Waterfalls near Konjic, Bosnia and Herzegovina.
Reasoning: I haven’t spent as much time in Austria as I have in some other European countries (probably a cumulative five weeks over the last few years), but when Luna and I passed through Salzburg, Innsbruck, and Villach, we found each to be overwhelmingly pet-friendly. We were allowed in most restaurants and cafes without issue. Trains are pet-friendly. People were always happy to see Luna. Finding accommodations was always easy. And the only places Luna couldn’t go were grocery stores and perhaps some churches or museums.
Reasoning: With several months of our lives invested in Ghent, Bruges, Antwerp, and the surrounding areas, Luna and I rarely ever encountered a place she couldn’t go. Finding accommodation was easy. Transportation was easy.People loved her and cute little grandmas would coo at her at the bus stops all the time. And the only places I didn’t take her were grocery stores, Asian restaurants (which generally don’t welcome dogs anywhere in Europe), and churches.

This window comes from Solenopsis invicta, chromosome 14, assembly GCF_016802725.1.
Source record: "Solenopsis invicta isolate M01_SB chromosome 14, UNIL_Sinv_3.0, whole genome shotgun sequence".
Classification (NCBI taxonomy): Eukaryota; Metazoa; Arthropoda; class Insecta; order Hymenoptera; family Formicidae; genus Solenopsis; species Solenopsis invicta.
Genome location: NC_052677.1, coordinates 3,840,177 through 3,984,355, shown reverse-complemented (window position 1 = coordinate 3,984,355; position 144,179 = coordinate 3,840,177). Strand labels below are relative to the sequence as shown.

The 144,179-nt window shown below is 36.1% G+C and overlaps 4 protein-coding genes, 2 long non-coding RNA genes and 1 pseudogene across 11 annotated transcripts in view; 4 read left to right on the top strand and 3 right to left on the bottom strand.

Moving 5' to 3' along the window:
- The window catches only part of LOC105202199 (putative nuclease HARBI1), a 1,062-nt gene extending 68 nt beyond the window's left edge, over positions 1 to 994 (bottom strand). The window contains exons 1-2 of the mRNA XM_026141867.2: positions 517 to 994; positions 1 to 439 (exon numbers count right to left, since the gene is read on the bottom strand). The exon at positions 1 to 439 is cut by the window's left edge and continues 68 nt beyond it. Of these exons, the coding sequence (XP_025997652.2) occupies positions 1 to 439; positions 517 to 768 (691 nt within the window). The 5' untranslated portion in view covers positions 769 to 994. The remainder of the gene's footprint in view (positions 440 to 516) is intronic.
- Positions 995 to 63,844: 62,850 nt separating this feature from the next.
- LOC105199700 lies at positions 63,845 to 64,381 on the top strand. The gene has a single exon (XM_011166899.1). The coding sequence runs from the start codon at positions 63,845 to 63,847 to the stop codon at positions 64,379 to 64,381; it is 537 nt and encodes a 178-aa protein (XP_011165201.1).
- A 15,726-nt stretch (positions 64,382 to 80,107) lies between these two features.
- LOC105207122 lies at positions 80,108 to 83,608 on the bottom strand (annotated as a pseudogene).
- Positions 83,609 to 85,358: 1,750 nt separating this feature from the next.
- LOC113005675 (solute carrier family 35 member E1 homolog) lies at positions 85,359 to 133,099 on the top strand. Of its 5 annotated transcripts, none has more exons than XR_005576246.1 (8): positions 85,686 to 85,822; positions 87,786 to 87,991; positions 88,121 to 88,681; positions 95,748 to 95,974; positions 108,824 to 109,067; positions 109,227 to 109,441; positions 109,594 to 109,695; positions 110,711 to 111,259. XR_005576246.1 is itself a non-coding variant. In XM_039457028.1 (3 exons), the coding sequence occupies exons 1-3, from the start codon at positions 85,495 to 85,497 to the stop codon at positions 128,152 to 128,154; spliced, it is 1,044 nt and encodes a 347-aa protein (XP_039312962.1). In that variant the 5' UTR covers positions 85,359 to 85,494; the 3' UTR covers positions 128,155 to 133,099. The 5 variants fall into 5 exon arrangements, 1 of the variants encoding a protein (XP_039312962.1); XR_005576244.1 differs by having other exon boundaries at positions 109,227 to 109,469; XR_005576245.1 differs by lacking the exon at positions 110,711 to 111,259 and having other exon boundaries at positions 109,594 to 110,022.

The mountains above Mostar.
Bosnia & Herzegovina
Reasoning: While it was easy finding a good rental that would take Luna and we didn’t have any trouble with the taxis we took across the country, we did run into some major cultural barriers to with-dog travel.
The biggest is that while there is a large group of locals who love dogs, there’s also a large group of locals/tourists that hate them. And I don’t mean they walk by and mind their own business hating dogs. I mean they would kick at Luna or jump away from her in an exaggerated manner or stomp their feet to scare her as we passed.
We also had trouble with transit (no one seemed to know if dogs were allowed on trains or buses, including the people who worked for said trains and buses, so we were told yes, she could go on the train, but then denied entry when we arrived).
Vets here are very nice and well-trained, but have limited access to facilities and medications in case of emergency, and the large group of people who were aggressive toward Luna during our stay (which was scary several times) is really what ranks this country so low for us.